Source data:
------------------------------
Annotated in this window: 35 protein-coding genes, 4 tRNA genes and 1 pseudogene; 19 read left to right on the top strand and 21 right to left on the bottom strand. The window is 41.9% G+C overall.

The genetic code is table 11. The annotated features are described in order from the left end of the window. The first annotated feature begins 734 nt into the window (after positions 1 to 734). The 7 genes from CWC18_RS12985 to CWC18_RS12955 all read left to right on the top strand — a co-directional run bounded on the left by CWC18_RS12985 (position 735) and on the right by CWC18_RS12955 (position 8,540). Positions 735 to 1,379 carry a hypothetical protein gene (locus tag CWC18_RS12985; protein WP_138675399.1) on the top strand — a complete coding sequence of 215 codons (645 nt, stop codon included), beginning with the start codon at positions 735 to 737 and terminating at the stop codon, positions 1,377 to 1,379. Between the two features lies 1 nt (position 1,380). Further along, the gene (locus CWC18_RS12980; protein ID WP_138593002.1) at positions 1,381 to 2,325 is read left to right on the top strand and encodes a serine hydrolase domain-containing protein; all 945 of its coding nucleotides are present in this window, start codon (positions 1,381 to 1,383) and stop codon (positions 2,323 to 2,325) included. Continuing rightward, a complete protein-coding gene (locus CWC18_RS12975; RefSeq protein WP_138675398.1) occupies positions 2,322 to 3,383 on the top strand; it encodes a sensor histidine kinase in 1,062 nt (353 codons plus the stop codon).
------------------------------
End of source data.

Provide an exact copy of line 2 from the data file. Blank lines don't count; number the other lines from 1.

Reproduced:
The genetic code is table 11. The annotated features are described in order from the left end of the window. The first annotated feature begins 734 nt into the window (after positions 1 to 734). The 7 genes from CWC18_RS12985 to CWC18_RS12955 all read left to right on the top strand — a co-directional run bounded on the left by CWC18_RS12985 (position 735) and on the right by CWC18_RS12955 (position 8,540). Positions 735 to 1,379 carry a hypothetical protein gene (locus tag CWC18_RS12985; protein WP_138675399.1) on the top strand — a complete coding sequence of 215 codons (645 nt, stop codon included), beginning with the start codon at positions 735 to 737 and terminating at the stop codon, positions 1,377 to 1,379. Between the two features lies 1 nt (position 1,380). Further along, the gene (locus CWC18_RS12980; protein ID WP_138593002.1) at positions 1,381 to 2,325 is read left to right on the top strand and encodes a serine hydrolase domain-containing protein; all 945 of its coding nucleotides are present in this window, start codon (positions 1,381 to 1,383) and stop codon (positions 2,323 to 2,325) included. Continuing rightward, a complete protein-coding gene (locus CWC18_RS12975; RefSeq protein WP_138675398.1) occupies positions 2,322 to 3,383 on the top strand; it encodes a sensor histidine kinase in 1,062 nt (353 codons plus the stop codon).